It's tough to know what truly differentiates blackout shades from room darkening shades. In fact, people in the blinds and shades industry use these terms interchangeably all the time. Here's the difference in a nutshell:
Blackout shades use a fabric that blocks 100% of all incoming light, while "room darkening" usually refers to almost any shade that uses a fabric that blocks between 95% and 99% of the light that enters your room. Anything that blocks less than 95% of the light is usually referred to as light filtering.
When they're properly installed, blackout shades make your room almost completely dark. However, no shade can totally block out all light, so it's impossible to make your room pitch black. There will still be light that shows along the sides of your shades during the day. With blackout shades, a little "halo" of light still sneaks through around their outer edges.
To create this effect, blackout shades typically use an opaque material like PVC or Mylar to line the fabrics used, and they're also designed to fit tightly to your window casing. This drastically reduces light seepage.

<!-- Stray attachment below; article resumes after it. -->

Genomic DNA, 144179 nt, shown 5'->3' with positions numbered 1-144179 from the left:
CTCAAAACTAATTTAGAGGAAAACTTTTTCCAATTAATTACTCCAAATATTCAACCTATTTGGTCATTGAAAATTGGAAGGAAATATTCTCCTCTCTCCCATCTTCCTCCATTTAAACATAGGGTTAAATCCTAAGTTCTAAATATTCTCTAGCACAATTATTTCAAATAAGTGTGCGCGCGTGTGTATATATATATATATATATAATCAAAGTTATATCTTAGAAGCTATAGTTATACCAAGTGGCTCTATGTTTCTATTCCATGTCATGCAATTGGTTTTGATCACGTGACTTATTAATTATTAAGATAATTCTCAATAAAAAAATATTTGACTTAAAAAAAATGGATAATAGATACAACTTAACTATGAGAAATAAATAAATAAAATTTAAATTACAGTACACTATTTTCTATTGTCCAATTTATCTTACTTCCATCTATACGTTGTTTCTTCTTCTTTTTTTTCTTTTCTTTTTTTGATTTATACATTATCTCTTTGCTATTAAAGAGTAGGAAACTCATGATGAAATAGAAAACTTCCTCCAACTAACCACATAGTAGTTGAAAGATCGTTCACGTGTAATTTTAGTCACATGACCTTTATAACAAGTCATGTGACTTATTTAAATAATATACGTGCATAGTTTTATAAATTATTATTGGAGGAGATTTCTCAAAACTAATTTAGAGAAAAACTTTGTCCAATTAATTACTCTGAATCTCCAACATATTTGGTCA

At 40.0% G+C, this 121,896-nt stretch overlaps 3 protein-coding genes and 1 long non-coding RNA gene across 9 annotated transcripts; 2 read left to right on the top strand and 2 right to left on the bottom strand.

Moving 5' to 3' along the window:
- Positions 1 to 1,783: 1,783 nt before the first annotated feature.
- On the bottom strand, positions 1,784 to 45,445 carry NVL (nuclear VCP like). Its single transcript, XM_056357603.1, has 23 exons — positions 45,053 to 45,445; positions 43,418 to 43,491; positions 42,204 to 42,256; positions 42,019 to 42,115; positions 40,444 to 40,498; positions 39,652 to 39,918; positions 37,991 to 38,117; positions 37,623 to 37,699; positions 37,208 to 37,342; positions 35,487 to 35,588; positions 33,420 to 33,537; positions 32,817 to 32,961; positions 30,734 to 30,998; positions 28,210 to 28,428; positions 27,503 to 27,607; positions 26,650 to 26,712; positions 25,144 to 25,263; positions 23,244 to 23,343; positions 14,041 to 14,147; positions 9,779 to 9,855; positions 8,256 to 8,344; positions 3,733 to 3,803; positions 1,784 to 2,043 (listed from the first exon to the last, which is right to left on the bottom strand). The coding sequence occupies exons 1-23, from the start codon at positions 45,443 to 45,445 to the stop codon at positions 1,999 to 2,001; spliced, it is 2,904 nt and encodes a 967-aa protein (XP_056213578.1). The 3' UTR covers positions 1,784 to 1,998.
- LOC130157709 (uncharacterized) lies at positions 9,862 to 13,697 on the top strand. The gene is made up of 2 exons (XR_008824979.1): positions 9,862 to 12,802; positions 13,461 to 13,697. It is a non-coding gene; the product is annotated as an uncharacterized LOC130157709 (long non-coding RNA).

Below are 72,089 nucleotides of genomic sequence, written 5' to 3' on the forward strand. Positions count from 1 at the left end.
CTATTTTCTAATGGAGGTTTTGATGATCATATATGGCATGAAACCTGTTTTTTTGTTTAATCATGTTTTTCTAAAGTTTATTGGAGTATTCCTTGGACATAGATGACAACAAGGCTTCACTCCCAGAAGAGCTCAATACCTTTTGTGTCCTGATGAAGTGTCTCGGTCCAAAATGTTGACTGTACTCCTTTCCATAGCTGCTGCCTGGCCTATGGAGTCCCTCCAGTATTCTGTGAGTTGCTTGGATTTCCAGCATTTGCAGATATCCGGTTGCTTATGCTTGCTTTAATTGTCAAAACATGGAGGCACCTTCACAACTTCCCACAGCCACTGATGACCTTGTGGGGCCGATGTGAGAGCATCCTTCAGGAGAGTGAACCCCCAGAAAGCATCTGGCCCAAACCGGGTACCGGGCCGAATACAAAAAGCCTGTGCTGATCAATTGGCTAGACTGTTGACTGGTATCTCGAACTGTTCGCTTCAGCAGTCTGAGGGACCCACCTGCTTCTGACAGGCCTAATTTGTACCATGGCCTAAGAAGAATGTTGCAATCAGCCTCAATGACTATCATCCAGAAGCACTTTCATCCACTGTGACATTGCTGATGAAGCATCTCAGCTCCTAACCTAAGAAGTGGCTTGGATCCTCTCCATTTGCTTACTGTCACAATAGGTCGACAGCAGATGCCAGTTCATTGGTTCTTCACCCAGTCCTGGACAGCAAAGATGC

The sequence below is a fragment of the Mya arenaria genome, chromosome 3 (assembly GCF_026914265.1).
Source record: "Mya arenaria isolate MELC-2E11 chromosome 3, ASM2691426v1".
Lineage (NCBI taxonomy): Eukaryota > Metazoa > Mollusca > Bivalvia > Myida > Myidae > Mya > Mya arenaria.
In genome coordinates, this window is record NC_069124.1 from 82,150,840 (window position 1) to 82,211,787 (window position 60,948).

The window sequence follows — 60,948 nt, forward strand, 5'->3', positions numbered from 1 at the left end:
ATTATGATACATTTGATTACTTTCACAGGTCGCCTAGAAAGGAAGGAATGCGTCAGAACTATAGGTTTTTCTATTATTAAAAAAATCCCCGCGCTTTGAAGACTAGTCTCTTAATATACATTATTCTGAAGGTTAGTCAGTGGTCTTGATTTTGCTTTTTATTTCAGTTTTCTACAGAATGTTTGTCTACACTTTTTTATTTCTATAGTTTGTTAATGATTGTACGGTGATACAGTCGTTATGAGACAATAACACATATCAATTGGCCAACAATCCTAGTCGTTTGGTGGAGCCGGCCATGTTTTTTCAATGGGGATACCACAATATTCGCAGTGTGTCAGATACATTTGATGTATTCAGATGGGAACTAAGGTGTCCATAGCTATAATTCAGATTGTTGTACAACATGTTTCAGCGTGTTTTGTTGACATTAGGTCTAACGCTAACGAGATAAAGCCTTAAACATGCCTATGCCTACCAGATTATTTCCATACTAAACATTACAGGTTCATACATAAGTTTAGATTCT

Most often, you use blackout shades for rooms like your:
Some types of blackout shades cut out almost all light, giving you the darkest possible room. They reduce the light that seeps through that little "halo" we talked about earlier. These include:
If the room you want dark gets direct sunlight whenever you want to use it, blackout shades make good sense.
Beyond the nearly pitch-black environment they create, fully blocking out the sun's rays gives blackout shades a few distinct advantages over their room-darkening counterparts:
Because there is some confusion around this term, let's shed some light on the matter. Room darkening generally refers to any window treatment that dramatically reduces the incoming light to your room. However, they won't make your room nearly pitch black like blackout shades do. They just make it noticeably darker than before.
Common types of room darkening shades include sheer shades, zebra dual shades, and pleated shades. You can purchase all of these window treatments with opaque materials that block much of the light that normally enters.
You can also use room darkening shades for your bedroom or home theater. But didn't we also mention blackout shades are commonly used for these rooms?
In reality, you can use either. What really matters is how dark you'd like it to be in each of these spaces. Room darkening shades and blinds work best when direct sunlight does not shine into your room. Or, if you are a heavy sleeper and do not need blackout shades, they make a good fit for your bedroom.